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Report: Operator error caused 2015 train derailment by Alma

ALMA, Wis. (AP) — Federal investigators said crew fatigue may have contributed to the derailment of a BNSF freight train that spilt more than 20,000 gallons of ethanol last year in western Wisconsin.

The engineer and the conductor scored poorly on the Federal Railroad Administration’s fatigue-analysis tool, even though they each had more than 13 hours of rest before beginning their shift at 1 a.m. on Nov. 17, 2015. The derailment occurred nearly 8 hours later.

Both employees passed alcohol and drug screenings.

A report released Tuesday said the engineer violated railroad guidelines by applying the brakes too suddenly, causing 25 cars to jump the tracks near Alma. Braking rapidly can cause momentum at the rear of a train, which can push cars off the track, the La Crosse Tribune (http://bit.ly/2i8iQWr ) reported.

According to the report, the freight train was traveling at 26 mph when it derailed, and was previously slowed from 54 mph. The maximum speed limit on the track where the incident occurred is 60 mph and the train was restricted to 55 mph, according to the FRA report.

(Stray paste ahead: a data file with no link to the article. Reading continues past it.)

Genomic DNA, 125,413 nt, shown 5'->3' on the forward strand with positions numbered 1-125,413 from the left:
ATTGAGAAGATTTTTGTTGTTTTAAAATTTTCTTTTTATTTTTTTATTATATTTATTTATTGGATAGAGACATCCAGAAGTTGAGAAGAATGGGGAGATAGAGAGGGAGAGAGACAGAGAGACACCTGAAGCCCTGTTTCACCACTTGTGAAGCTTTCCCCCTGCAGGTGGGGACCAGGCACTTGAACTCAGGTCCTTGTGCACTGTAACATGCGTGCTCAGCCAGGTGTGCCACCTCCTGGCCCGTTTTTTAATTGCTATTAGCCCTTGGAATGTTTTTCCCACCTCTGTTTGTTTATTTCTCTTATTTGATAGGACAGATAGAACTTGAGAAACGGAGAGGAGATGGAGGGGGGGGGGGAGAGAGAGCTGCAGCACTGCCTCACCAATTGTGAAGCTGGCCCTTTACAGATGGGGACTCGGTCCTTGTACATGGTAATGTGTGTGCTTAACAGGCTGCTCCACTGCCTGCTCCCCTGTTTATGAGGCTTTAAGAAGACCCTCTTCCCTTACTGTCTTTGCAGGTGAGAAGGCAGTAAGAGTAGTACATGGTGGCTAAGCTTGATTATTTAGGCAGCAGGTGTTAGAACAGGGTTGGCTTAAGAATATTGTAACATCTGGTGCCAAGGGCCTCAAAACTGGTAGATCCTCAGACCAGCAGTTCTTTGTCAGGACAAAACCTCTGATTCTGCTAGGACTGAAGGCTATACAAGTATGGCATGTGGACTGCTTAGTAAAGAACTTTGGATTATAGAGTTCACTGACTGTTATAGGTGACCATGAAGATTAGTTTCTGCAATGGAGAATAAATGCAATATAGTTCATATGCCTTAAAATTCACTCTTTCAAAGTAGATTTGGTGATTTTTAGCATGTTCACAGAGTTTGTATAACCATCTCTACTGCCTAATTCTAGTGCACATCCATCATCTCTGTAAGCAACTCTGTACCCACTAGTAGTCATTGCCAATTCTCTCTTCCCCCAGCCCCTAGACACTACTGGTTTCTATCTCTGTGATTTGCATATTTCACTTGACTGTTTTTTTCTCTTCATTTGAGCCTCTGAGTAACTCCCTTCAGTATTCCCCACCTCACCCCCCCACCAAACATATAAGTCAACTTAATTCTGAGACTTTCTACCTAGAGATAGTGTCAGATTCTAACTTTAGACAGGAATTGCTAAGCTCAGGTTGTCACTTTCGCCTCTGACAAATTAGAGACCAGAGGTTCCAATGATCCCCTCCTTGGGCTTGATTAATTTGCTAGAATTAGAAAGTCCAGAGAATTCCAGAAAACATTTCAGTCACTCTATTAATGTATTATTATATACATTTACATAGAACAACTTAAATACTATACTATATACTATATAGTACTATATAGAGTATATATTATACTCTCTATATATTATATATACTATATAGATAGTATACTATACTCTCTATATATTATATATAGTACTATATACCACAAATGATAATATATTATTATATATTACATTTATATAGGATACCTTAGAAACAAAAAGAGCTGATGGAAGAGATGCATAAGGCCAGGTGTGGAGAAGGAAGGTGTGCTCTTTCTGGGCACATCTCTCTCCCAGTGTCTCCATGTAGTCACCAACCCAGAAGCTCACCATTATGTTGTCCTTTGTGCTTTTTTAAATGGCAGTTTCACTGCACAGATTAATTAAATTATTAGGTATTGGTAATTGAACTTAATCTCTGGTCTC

The administration also found that the layout of the more than 100-car train, which had heavily-loaded cars behind dozens of lighter and empty cars, contributed to the derailment.

The FRA said the incident was the result of poor handling. Marc Willis, an FRA spokesman, said the agency decided against fining the railroad after concluding that the engineer had not violated any federal regulations.

Amy McBeth, a BNSF spokeswoman, said the engineer is no longer employed at the company.

No injuries were reported in the incident, which caused about $2.1 million worth of damage to rail equipment.

The derailment was one of several rail accidents to occur last winter in Wisconsin and Minnesota.

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